Tea Column: Time, temperature, type

Before I begin this “lesson” in the art of steeping, I’d like to thank those who read this column. You guys and gals are awesome!

I am so happy to be writing for The Campus and have the opportunity to reach out to everyone about a simple subject like tea. So thank you. But without getting too mushy and teary–eyed, let’s dive right into this week’s lesson: Steeping.

There’s a good amount of banter and argument about the essence of steeping as well as its importance in regard to the overall integrity of the tea. Although my constant reiteration in these articles is “drink what tastes good,” some of you may be confused or misled into thinking that steeping your tea is arbitrary when it is in fact incredibly important. A watchful eye on the clock can be the difference between a tea bursting with flavor or a dreadful mess of bitterness and cottonmouth.

To make this simpler, I’ll split it into three easy parts: Time, temperature and type.

Let’s start with the fundamentals of time, arguably the most important of the three factors here. Whether you’ve decided to go with a whole–leaf blend or take the plunge and grab a quick tea bag (shudder), steep time is vital in order to maximize your overall flavor and minimize spitting your failed tea all over the place.

Though I will get to specifics in the “type” section, I would like to say that being conservative is best when letting the flavor emanate through the hot water.

Simply put, if you steep too long (for example, if you forget about your tea…shame on you) in your infuser or you keep the tea bag in your morning hot cup, you will be a victim of some terrible tasting tea (unless you like it incredibly bitter, like, say, coffee).  So it’s best to err on the side of caution, depending on what tea you’re brewing up.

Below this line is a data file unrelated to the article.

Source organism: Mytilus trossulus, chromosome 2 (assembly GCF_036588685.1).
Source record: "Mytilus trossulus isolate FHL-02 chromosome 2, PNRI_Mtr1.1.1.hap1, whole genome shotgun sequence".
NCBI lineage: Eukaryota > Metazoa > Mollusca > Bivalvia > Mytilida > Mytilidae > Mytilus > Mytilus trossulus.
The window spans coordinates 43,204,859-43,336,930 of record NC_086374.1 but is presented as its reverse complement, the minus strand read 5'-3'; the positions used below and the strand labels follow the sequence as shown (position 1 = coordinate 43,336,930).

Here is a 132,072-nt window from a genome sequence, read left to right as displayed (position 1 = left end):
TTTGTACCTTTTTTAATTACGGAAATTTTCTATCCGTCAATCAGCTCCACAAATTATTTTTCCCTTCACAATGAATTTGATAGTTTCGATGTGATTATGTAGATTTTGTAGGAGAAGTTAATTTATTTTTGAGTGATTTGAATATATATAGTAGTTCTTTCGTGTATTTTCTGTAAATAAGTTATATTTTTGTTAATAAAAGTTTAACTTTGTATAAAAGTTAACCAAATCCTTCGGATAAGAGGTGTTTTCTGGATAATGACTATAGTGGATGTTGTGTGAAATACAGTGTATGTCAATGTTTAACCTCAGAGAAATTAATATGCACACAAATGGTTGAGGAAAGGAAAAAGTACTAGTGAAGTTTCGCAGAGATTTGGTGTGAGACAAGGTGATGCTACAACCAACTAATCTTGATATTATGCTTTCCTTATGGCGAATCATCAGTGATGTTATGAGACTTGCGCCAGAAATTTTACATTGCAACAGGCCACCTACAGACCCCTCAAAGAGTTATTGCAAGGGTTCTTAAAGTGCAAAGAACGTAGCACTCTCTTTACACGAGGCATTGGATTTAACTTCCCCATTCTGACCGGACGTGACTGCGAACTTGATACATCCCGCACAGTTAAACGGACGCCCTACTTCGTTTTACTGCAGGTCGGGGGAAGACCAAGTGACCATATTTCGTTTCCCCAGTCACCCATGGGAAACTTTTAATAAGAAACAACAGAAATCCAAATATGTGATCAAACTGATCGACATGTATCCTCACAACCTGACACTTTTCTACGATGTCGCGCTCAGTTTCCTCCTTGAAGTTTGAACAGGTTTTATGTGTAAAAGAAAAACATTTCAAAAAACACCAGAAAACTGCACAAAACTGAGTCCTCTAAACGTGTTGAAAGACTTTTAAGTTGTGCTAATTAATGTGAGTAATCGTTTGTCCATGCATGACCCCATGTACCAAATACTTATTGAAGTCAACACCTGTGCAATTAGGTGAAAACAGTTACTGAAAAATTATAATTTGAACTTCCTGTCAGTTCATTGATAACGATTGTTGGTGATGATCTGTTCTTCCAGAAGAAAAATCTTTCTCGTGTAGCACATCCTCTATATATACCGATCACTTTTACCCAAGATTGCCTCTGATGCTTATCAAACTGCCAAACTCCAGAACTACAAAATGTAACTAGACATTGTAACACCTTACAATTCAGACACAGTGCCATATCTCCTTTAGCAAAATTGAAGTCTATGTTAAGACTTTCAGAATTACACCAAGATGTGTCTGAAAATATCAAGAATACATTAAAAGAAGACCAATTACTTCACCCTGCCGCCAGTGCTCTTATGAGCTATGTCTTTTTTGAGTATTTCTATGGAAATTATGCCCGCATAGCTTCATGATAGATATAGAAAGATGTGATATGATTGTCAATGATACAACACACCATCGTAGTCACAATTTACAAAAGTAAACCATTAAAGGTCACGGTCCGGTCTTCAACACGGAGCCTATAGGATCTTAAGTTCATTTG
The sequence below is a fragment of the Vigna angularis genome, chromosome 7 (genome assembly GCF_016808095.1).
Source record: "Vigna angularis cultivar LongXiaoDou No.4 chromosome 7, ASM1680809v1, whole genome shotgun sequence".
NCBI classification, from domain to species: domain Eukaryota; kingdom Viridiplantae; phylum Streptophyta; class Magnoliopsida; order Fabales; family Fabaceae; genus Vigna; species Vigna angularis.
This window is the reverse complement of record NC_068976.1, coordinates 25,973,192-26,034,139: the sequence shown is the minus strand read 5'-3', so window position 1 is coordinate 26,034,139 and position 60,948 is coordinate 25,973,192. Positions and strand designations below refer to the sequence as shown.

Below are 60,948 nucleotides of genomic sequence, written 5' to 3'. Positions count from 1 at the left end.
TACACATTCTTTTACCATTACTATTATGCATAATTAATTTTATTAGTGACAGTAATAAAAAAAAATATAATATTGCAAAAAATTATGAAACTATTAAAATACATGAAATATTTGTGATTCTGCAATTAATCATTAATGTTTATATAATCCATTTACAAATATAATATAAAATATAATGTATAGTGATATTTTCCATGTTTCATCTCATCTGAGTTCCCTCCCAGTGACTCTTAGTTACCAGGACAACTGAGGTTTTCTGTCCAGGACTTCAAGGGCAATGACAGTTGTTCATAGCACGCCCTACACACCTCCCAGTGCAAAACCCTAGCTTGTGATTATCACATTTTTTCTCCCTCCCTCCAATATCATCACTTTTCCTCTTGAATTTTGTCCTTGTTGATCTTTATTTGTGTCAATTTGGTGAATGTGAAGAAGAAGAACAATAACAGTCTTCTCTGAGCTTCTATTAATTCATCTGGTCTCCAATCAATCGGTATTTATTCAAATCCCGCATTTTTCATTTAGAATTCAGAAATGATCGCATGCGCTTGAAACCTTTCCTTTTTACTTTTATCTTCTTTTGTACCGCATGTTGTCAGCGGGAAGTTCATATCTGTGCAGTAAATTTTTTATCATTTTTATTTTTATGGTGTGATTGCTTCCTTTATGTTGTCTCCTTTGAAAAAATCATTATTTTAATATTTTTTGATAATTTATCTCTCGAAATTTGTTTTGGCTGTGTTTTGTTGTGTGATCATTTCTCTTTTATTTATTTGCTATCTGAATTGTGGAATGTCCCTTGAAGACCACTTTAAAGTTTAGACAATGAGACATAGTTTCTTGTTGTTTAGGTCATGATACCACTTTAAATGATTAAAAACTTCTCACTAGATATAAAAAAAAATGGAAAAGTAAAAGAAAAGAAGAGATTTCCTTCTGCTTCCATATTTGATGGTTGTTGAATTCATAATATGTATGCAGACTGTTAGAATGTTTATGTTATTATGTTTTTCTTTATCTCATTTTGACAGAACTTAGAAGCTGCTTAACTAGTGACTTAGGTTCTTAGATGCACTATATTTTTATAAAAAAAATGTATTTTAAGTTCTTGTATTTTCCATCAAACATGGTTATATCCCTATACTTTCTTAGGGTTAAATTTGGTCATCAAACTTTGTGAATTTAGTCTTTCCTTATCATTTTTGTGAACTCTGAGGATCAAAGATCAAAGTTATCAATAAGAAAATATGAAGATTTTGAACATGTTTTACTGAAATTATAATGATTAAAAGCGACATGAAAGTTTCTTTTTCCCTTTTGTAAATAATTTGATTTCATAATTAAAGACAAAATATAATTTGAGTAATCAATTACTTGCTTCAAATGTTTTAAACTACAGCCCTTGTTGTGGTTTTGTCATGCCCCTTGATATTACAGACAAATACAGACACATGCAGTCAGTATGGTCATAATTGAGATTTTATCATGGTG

Next we come to temperature, a more trivial but still important component of the infusion process. Although in my experience it is not vital to use water at an exact temperature to steep, I would say that after the whole process you want to let the tea cool down to specific temperatures in order to get the most flavor.

For example, if you make yourself some delicious, yet subtle, white tea and drink it right after you steep it, it’s going to taste like sugar water with a hint of tea. Though white tea does not punch you in the face when you drink it, you will definitely get more flavor if you wait three minutes or so afterward.

In my experience, the flavors will open up and attack the mid–palate and back–palate like you wouldn’t believe! Basically, a little waiting period before burning your mouth on tea benefits you enormously.

Finally, we come to the role of type in the simple and incredible steeping process. Like before, we have White, Green, Oolong, and Black Tea (“true” teas…more on that in another article). Each of these varieties have a specific steep time and temperature in order to make your tea taste perfect.

As a general rule of thumb, White and Green teas are to be infused for two to three minutes, though “darker” greens should take a bit longer, more like three to four minutes.

I would say that Oolong should wait until around the four-minute marker or so, depending on how strong or weak you’d like it.

Finally, black teas are best served from five to seven minutes, depending on its region (as is true for all teas). Like I said, these are simple guidelines to go by if you’re unsure or are experimenting with a new brand or something. It should also be mentioned that when you steep your tea for the first time, the most caffeine and flavor comes out of it. If you want to make your own decaffeinated tea, simply steep the leaves, pitch the tea (preferably give it to a friend who is up all night writing a paper) and re-steep using the same leaves.

It is perfectly acceptable to infuse multiple times. In fact, experimenting with this idea encourages unique flavors to come out of the leaves, sometimes allowing up to 10 different steeps! Of course, with each infusion steep time is to be extended by at least one or two minutes.

There’s your crash course on getting the perfect steep!

Remember, it’s really important to perfect and experiment in your own manner in order to achieve a perfect balance that is enjoyable to your palate!

Never be afraid to try new flavors and varieties to expand your flavor vocabulary. Heat, steep and be merry.

Pat Canella is a member of the class of 2011. He can be reached at [email protected], at www.alleghenycampus.com, on Twitter at @pcanella / @teacast or become a fan of Tea Cast on Facebook.